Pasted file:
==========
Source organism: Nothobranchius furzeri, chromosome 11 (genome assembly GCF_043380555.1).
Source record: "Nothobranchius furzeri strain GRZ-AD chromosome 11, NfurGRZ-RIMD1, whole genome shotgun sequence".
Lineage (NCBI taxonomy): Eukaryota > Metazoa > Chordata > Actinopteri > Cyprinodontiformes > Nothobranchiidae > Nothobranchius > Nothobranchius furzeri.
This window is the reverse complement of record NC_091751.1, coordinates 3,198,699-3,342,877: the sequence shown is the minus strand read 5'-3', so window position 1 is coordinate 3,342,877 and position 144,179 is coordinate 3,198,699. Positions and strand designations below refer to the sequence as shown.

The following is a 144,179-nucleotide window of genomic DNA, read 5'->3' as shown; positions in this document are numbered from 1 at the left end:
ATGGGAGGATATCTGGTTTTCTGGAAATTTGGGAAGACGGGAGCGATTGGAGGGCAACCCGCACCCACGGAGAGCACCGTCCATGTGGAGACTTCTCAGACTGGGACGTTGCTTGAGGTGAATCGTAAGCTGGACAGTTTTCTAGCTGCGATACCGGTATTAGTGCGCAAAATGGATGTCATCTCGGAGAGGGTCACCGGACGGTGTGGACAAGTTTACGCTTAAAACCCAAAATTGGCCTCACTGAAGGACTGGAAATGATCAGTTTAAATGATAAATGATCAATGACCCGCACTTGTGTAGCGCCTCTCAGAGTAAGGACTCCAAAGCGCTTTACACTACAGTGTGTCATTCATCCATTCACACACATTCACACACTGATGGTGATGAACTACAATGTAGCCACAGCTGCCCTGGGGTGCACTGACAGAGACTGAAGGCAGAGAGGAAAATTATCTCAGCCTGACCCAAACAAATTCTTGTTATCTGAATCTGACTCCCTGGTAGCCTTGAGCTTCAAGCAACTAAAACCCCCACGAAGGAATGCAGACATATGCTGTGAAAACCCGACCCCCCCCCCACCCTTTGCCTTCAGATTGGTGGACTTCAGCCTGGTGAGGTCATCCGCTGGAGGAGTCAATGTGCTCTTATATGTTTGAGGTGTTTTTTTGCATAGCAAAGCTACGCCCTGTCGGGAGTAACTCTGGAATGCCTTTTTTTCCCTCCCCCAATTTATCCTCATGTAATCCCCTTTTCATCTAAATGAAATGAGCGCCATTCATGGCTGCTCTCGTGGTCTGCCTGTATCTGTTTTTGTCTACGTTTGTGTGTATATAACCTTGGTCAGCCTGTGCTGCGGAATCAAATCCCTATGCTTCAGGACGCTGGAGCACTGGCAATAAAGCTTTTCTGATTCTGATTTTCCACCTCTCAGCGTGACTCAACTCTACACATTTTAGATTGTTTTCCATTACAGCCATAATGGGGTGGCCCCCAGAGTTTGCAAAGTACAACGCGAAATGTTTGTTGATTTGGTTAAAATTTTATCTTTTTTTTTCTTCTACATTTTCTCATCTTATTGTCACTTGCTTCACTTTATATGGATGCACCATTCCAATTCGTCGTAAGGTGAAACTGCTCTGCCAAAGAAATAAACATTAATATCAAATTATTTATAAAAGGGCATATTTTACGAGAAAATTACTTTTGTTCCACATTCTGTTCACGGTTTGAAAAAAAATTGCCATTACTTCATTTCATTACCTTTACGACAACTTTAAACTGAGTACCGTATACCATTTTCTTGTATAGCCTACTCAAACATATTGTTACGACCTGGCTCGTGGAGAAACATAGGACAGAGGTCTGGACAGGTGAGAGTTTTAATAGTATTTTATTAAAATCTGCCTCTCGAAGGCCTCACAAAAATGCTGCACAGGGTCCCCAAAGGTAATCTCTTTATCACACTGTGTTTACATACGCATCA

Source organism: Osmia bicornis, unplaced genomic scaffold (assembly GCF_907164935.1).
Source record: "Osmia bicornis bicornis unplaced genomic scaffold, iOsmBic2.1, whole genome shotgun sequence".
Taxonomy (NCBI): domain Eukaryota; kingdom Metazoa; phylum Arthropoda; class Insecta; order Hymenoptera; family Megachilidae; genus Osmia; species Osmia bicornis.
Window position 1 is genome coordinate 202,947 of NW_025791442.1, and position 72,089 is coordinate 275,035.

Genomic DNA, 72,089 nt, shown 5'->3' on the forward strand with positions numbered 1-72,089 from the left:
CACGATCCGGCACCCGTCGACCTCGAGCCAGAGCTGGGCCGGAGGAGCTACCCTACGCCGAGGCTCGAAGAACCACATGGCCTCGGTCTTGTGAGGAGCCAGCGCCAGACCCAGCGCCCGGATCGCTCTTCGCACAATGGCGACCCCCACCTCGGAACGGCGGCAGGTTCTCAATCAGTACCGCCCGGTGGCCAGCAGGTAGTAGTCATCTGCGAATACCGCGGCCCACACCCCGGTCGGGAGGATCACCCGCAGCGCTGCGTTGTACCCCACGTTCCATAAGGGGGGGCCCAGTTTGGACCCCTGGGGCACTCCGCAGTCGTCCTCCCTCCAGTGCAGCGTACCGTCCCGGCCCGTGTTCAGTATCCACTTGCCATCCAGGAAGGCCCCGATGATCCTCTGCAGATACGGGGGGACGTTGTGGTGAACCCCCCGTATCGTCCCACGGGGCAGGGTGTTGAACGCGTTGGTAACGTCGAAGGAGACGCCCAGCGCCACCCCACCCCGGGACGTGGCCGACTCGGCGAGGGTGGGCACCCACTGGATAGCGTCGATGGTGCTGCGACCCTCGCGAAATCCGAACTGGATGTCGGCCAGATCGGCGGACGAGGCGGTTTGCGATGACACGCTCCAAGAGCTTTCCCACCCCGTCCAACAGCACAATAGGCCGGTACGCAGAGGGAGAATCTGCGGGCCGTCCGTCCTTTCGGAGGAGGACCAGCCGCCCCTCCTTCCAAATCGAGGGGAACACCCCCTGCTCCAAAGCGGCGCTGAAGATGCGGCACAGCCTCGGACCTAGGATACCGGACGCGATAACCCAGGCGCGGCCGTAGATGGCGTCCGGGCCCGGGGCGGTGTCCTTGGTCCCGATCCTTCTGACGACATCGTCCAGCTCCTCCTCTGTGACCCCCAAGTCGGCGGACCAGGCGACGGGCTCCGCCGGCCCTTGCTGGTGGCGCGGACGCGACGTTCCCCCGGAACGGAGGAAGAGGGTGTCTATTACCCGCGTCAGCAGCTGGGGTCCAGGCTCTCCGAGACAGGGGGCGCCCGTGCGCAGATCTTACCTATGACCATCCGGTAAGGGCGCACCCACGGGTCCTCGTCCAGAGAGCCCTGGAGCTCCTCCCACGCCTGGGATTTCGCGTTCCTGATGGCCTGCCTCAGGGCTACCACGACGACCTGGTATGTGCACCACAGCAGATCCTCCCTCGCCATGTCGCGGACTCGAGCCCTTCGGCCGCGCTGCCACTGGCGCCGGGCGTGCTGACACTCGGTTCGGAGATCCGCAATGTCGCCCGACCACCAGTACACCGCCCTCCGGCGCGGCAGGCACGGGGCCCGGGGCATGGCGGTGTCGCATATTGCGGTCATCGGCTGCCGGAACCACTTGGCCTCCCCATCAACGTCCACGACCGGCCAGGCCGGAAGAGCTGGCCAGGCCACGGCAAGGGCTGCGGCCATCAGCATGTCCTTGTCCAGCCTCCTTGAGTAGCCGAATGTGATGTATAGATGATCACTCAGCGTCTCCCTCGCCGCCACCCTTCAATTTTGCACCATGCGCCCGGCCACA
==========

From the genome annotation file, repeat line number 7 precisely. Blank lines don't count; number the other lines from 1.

Source organism: Osmia bicornis, unplaced genomic scaffold (assembly GCF_907164935.1).